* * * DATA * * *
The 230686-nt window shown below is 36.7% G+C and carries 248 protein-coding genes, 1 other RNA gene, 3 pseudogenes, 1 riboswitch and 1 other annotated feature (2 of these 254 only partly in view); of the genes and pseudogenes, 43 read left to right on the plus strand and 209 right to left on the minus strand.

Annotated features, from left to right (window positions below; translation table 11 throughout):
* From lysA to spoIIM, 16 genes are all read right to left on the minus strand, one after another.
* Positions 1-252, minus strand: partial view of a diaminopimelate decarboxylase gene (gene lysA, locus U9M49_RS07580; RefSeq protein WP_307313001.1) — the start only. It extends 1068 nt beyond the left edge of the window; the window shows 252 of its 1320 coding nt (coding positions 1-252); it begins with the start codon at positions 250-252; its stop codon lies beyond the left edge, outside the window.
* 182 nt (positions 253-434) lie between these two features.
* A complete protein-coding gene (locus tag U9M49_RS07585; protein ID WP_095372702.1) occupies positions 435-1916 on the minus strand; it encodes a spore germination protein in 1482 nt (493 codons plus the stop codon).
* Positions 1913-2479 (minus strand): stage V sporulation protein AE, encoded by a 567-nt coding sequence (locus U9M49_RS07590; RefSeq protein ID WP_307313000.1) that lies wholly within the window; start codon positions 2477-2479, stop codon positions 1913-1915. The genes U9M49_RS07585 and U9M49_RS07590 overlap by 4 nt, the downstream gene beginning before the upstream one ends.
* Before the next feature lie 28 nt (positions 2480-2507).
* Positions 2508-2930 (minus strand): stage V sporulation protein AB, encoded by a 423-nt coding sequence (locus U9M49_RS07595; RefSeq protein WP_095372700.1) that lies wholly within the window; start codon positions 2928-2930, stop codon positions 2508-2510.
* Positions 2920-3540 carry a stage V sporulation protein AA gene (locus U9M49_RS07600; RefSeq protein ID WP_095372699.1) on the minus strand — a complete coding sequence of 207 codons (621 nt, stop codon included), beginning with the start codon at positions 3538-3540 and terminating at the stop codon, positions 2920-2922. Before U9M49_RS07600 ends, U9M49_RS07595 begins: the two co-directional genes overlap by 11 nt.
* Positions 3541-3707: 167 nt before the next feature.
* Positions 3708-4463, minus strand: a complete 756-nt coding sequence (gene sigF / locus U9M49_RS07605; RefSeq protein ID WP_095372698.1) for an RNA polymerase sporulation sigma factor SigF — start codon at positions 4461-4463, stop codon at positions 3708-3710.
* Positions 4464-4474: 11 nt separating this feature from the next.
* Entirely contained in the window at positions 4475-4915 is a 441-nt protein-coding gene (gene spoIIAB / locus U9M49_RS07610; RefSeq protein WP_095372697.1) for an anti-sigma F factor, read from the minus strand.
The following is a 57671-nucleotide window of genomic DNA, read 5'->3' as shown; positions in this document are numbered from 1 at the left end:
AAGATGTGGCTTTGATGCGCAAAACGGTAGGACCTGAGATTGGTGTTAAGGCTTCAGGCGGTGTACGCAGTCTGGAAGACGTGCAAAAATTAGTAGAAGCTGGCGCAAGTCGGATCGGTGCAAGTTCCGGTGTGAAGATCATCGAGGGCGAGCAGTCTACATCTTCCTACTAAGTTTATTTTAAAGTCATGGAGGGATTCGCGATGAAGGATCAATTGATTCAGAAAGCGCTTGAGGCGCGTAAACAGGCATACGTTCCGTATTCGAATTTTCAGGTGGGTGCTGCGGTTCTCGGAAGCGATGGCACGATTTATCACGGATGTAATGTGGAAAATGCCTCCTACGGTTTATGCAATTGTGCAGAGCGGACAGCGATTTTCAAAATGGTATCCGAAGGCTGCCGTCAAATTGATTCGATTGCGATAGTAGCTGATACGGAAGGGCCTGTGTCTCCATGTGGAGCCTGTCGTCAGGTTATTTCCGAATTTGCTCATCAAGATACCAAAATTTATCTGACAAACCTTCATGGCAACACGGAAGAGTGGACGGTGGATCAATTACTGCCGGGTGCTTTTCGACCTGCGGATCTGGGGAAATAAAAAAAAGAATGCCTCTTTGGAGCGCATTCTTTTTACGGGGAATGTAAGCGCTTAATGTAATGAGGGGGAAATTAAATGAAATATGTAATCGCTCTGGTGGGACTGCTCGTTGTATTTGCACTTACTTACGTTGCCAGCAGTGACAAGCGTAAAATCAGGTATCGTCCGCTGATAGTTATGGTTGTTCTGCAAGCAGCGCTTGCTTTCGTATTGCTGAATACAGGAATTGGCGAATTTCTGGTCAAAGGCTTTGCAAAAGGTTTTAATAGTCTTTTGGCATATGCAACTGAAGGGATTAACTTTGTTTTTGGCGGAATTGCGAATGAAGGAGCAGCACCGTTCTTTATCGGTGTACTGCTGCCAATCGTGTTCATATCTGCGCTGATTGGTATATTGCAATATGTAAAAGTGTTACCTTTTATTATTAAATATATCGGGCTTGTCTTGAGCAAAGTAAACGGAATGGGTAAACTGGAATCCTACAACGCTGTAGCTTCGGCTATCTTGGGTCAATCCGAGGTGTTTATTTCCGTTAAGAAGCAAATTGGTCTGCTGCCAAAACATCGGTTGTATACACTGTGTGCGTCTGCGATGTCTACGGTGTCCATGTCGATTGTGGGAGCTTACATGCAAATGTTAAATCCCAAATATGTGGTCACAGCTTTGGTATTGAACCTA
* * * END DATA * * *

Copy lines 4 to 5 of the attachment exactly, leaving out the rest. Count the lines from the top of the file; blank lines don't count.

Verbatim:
* Positions 1-252, minus strand: partial view of a diaminopimelate decarboxylase gene (gene lysA, locus U9M49_RS07580; RefSeq protein WP_307313001.1) — the start only. It extends 1068 nt beyond the left edge of the window; the window shows 252 of its 1320 coding nt (coding positions 1-252); it begins with the start codon at positions 250-252; its stop codon lies beyond the left edge, outside the window.
* 182 nt (positions 253-434) lie between these two features.